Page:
WATCH: “Hot Cakes” (live in Arizona)

El Ten Eleven hails from the Silverlake neighborhood of Los Angeles (although 1/2 of the duo went to a neighboring high school from mine in the San Fran Bay Area). Their music is, hmmm . . . danceable like Justice, with pulsing basslines like Primus, and radiating sonic atmosphere like Sigur Ros. Their music darts in and out of ethereal and rocking, sublime and visceral.

These Promises Are Being Videotaped is their third album, self-released after a stint with Bar/None Records. I can’t get enough of this first song, and check that Radiohead cover! The crowd packed around the stage provided the “sing-as-loud-as-you-can” vocals to their instrumental rendition.

Jumping Frenchmen of Maine – El Ten Eleven
Paranoid Android (Radiohead cover) – El Ten Eleven

And while you’re over on their website, you can check out the sweet “Slasher Tee” I bought at the show and love because it makes me look like an Eighties guitar hero. Which is something I shall ne’er be.

Nov 17 – Record Bar, Kansas City, MO
Nov 18 – Mojo’s, Columbia, MO
Nov 19 – Canopy Club, Urbana, IL
Nov 20 – Founders Brewing, Grand Rapids, MI
Nov 21 – Beachland Tavern, Cleveland, OH
Nov 22 – Casa Cantina, Athens, OH
Nov 23 – Bug Jar, Rochester, NY
Nov 25 – Cafe 9, New Haven, CT
Nov 26 – The Bell House, Brooklyn, NY
Nov 28 – 92Y Tribeca, New York, NY
Nov 29 – Brillobox, Pittsburgh, PA
Dec 1 – 816 Pint and Slice, Fort Wayne, IN
Dec 2 – Schubas, Chicago, IL
Dec 3 – TBA St. Louis, MO
Dec 4 – Opolis, Norman, OK
Dec 5 – The Cavern, Dallas, TX
Dec 6 – Beauty Bar, Austin, TX
Dec 10 – Hotel Cafe, Hollywood, CA
Dec 19 – Hotel Monte Vista, Flagstaff, AZ
Dec 20 – Plush, Tucson, AZ

[pics from the glorious Laurie Scavo, natch]

September 28, 2008

Nick Cave and the Bad Seeds bring fire, brimstone and rock ‘n’ roll to Denver

Friday night around 2am I was having a conversation out in a dark alley, next to broken-out windows and dumpsters, with a fellow who told me that Nick Cave saved his life.

Back in high school he listened to punk and often felt alienated from the other kids, from the metalhead contingent, the popular rock and the hair bands. Discovering music like Nick Cave’s work with The Birthday Party, and then his early albums with the Bad Seeds in the mid-’80s, had opened up whole new worlds of literate music to him that intelligently and ferociously reached across all boundaries and grabbed hold of him.

As we loitered in the darkness waiting for Nick Cave to emerge from the bowels of the Ogden Theatre after a mindblowingly amazing show, he told me how much Cave had resonated with him over the years. Standing there with his girlfriend, he held a copy of the 1985 album The Firstborn Is Dead to his chest, and in twenty minutes he would be walking away with Nick’s writing across the front, lyrics to “A Train Long-Suffering” written in silver ink still wet around his picture on the black cover. As I touched his shoulder to say bye, he was shaking like a leaf.

I am a latecomer to the cult of Cave, but after Friday night’s sold-out and powerful show, count me as a convert. Apocalyptic and spiritual metaphors are the strongest that come up after you are baptized by fire into a Nick Cave show. As he dances, stomps, writhes and howls onstage, slim and strong in his suit, sweating through his clothes, you feel like you are seeing some sort of punk-rock preacher come to save us from our sins (and planting ideas about a few new ones while he’s at it).

It’s not a gimmick nor a schtick like some Reverends in the rock world, but just the force of his personality, his intense band (with two drummers!!) and the raging quality of his songs. To get some idea of what the entire night was like, watch my favorite video of the year:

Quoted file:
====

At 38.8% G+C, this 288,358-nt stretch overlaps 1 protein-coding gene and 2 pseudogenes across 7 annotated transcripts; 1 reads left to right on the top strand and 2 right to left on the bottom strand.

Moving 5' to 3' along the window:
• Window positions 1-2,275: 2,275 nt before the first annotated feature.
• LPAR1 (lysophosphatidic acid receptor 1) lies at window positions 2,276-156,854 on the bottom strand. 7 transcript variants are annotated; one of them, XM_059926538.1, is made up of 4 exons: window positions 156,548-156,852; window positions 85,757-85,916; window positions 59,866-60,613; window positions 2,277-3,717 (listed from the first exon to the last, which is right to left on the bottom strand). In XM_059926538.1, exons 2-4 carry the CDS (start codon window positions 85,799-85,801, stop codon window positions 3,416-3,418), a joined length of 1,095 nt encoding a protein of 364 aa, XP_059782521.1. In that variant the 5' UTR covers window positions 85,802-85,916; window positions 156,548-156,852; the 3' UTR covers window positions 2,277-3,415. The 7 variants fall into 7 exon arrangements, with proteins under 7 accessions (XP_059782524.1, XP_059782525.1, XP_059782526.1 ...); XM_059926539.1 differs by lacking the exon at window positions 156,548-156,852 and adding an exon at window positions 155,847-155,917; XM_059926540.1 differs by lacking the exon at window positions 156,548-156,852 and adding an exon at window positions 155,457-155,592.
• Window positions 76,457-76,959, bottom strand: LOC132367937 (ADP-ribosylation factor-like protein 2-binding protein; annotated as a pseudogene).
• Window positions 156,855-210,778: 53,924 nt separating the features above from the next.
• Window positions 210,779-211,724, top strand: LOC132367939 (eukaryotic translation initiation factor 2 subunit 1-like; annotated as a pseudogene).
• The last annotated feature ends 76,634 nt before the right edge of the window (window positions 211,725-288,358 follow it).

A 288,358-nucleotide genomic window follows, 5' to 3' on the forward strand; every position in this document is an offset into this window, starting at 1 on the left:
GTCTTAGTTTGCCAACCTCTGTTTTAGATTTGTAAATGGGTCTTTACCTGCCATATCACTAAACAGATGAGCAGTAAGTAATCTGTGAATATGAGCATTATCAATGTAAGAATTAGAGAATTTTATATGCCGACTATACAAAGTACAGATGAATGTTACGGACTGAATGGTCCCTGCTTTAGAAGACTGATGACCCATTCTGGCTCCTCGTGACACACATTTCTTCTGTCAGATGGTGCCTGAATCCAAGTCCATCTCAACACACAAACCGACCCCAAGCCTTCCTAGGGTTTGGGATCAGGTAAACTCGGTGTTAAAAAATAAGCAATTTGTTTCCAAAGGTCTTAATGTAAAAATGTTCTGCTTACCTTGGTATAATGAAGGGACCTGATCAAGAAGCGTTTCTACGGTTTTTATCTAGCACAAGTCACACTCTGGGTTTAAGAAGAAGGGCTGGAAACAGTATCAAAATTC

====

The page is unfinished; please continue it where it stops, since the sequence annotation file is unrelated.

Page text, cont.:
Cave is one of the most intelligent songwriters I know of, not afraid to mix the sacred and the profane to illustrate new meanings with a punch, or to take on old stories like the closing “Stagger Lee” and make it his own with lyrics I nearly blush to repeat. The music was potent, the performance pure undiluted rock ‘n’ roll. Cave performed everything from the title track from his latest album with aplomb (second in the set), to the earliest songs like “Tupelo” as well as beloved favorites like “Red Right Hand” and “The Mercy Seat.” They held the stage for more than two visceral hours with no signs of letting up until the bitter end.

Setlist: Night of the Lotus Eaters / Dig Lazarus Dig!!! / Tupelo / Today’s Lesson / The Weeping Song / Red Right Hand / Love Letter / Hold on to Yourself / The Mercy Seat / Moonland / Midnight Man / Deanna / We Call Upon the Author / Hard On For Love / Papa Won’t Leave you, Henry ==encore== Wanted Man / Lyre of Orpheus / Stagger Lee

Friday night was one of the best shows I have seen in many moons, as I told Cave after the show. He replied that it had been his favorite of the tour as well despite some sound problems that plagued the beginning, leading to a hapless broken keyboard getting kicked off its stand by the towering Cave and his solid boots. Like everything else about the night, he was unrelenting.

Nick Cave and the Bad Seeds play Chicago tomorrow night, then a quick lap into Canada, and back to NYC and DC before heading back to Europe.


[Laurie Scavo got the shots of the show this time around;
I only got some after

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Bio Pic Name: Heather Browne
Location: Colorado, originally by way of California
Giving context to the torrent since 2005.

"I love the relationship that anyone has with music: because there's something in us that is beyond the reach of words, something that eludes and defies our best attempts to spit it out. It's the best part of us, probably, the richest and strangest part..."
—Nick Hornby, Songbook
"Music has always been a matter of energy to me, a question of Fuel. Sentimental people call it Inspiration, but what they really mean is Fuel."
—Hunter S. Thompson

Mp3s are for sampling purposes, kinda like when they give you the cheese cube at Costco, knowing that you'll often go home with having bought the whole 7 lb. spiced Brie log. They are left up for a limited time. If you LIKE the music, go and support these artists, buy their schwag, go to their concerts, purchase their CDs/records and tell all your friends. Rock on.